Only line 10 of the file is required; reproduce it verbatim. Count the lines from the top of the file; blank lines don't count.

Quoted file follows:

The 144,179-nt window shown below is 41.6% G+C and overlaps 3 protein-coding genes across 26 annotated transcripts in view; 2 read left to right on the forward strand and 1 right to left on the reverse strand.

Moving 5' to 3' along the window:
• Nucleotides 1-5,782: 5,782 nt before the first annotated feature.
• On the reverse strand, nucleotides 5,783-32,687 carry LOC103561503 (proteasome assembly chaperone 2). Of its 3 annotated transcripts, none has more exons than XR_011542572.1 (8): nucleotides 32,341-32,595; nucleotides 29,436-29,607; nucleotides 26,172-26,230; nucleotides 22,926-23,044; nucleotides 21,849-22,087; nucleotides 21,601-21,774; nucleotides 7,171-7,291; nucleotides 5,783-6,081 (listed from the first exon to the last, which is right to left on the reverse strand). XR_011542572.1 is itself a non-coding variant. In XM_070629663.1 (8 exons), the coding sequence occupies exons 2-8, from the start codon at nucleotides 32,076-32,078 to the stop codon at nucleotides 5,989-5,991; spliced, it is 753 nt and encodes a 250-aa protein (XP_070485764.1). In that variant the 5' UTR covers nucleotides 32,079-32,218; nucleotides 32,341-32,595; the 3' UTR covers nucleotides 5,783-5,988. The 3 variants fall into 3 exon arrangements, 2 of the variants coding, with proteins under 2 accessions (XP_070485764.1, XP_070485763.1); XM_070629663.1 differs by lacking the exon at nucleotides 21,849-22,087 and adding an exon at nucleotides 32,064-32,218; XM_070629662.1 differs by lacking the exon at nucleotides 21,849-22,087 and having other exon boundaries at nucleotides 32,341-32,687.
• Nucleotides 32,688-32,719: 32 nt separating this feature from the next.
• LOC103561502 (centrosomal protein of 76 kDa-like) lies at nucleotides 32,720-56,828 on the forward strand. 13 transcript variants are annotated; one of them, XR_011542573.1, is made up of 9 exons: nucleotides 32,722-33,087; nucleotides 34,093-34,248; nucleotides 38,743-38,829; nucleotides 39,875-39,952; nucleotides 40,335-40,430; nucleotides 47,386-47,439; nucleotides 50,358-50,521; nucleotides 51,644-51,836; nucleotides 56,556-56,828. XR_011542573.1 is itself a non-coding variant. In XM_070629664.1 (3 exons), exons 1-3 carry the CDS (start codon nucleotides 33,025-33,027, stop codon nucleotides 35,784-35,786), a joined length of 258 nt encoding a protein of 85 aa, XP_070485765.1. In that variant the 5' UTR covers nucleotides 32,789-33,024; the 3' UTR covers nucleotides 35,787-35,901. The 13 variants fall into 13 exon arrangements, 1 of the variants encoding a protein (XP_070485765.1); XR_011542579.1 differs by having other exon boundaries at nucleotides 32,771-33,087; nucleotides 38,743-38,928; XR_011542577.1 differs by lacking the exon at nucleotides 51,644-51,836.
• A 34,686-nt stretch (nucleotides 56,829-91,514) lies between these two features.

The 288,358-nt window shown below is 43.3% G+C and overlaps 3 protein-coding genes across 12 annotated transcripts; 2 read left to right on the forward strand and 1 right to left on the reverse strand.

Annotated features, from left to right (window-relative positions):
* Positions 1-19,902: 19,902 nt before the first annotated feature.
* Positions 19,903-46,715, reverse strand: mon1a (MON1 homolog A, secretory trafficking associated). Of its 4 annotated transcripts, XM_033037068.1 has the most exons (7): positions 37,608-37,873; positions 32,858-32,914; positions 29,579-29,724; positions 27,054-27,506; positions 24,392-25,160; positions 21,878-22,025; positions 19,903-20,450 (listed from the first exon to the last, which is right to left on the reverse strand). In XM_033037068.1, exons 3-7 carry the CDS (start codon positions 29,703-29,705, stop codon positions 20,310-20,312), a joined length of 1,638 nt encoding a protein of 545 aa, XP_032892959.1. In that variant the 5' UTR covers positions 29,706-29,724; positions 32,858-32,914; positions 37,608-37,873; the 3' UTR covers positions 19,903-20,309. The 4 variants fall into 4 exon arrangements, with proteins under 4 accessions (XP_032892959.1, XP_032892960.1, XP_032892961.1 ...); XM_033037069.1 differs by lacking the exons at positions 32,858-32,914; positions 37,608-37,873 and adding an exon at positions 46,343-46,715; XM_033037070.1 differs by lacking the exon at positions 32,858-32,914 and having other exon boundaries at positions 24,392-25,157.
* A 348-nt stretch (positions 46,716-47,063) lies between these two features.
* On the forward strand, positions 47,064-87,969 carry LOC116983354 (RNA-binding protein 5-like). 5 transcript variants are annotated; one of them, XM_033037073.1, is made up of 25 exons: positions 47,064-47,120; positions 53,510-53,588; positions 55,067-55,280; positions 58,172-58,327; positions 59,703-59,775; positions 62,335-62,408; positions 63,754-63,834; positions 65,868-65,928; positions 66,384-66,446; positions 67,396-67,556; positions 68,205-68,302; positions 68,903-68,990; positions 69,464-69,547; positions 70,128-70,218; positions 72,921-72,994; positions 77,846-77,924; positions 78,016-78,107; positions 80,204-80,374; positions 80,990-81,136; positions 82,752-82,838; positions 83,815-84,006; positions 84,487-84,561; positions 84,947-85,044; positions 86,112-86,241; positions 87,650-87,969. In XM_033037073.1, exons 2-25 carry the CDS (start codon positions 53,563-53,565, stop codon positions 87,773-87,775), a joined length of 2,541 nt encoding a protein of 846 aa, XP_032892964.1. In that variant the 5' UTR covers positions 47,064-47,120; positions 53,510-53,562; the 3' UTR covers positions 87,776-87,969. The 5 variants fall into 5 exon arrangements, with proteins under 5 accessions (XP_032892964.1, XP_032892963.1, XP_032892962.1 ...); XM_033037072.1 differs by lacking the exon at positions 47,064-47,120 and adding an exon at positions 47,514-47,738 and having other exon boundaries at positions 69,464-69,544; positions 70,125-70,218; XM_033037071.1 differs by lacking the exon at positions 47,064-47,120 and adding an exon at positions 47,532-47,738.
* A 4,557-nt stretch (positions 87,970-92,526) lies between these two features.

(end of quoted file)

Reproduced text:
* Positions 1-19,902: 19,902 nt before the first annotated feature.